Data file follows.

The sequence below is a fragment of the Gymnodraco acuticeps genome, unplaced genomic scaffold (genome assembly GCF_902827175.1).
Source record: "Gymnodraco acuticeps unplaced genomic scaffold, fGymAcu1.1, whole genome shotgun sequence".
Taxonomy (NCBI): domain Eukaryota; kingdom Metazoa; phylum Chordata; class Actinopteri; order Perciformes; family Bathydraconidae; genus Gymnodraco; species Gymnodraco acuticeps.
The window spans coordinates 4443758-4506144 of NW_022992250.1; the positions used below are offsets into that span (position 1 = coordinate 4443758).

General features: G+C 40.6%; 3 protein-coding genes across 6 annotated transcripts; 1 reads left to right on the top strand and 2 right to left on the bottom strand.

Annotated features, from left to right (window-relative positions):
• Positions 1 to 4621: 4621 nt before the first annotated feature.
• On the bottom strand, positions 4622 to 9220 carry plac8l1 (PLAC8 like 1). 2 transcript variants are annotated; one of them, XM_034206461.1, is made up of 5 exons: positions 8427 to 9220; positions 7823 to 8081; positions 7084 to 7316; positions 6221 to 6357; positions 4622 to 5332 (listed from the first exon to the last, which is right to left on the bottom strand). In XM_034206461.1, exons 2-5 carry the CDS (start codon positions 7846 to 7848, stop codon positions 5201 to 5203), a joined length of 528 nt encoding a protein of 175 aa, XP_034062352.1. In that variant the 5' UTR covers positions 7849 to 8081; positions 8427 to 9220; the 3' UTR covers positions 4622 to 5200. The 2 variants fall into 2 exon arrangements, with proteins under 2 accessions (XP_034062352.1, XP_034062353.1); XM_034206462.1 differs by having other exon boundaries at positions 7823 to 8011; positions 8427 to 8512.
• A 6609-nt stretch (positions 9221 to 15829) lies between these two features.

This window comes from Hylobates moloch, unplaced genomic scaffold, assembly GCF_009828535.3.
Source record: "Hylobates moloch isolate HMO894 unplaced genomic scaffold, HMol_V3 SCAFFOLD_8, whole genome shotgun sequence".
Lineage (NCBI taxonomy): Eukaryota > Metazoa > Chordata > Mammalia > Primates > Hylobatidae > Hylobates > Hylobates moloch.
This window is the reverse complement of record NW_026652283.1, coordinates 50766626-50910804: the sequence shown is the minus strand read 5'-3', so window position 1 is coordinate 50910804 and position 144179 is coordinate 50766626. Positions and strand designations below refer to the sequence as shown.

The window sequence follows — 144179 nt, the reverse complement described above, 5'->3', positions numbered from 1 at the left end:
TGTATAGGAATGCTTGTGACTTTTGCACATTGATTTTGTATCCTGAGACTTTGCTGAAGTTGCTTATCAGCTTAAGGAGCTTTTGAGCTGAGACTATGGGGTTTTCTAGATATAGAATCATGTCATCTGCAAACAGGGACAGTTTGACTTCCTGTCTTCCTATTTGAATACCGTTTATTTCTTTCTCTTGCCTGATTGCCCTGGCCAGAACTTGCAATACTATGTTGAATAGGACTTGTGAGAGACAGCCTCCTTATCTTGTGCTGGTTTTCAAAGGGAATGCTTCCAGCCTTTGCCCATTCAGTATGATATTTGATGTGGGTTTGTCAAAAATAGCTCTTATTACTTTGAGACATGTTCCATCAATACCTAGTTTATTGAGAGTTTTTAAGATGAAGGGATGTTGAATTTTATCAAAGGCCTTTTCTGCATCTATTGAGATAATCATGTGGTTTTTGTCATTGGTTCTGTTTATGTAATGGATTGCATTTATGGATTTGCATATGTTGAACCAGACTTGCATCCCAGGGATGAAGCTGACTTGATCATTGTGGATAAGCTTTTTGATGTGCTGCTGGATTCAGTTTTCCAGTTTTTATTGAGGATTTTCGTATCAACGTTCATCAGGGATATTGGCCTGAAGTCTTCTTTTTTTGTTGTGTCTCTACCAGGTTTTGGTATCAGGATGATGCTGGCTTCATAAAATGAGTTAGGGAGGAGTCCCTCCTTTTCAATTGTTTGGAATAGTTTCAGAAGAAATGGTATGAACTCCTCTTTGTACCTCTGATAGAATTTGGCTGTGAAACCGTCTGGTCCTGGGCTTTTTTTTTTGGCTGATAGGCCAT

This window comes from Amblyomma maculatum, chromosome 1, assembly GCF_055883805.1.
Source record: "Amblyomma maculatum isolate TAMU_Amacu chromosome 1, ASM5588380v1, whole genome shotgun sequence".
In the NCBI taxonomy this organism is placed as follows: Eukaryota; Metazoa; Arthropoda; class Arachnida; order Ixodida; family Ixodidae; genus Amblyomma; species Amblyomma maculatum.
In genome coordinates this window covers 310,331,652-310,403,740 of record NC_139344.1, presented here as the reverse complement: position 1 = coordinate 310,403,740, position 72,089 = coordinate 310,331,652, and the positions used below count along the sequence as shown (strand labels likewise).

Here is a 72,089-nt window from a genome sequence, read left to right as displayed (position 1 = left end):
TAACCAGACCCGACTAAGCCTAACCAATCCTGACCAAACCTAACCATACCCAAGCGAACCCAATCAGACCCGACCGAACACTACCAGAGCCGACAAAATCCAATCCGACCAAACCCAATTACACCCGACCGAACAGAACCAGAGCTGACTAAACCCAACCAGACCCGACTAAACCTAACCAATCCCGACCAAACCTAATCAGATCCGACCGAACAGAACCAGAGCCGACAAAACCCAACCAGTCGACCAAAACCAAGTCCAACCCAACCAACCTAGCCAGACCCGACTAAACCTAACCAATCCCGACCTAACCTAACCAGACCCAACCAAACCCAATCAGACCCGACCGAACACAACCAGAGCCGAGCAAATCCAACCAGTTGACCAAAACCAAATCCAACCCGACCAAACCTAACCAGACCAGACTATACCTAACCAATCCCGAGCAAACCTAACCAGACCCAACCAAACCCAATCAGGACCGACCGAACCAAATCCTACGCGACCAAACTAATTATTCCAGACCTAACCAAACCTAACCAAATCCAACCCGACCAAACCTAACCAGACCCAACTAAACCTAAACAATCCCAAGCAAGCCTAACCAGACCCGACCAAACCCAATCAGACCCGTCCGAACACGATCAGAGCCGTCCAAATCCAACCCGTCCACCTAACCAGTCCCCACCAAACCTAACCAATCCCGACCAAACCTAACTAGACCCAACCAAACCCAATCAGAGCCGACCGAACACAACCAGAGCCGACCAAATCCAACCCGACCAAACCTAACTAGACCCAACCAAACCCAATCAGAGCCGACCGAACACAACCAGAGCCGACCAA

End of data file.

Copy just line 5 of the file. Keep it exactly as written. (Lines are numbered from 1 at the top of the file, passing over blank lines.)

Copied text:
General features: G+C 40.6%; 3 protein-coding genes across 6 annotated transcripts; 1 reads left to right on the top strand and 2 right to left on the bottom strand.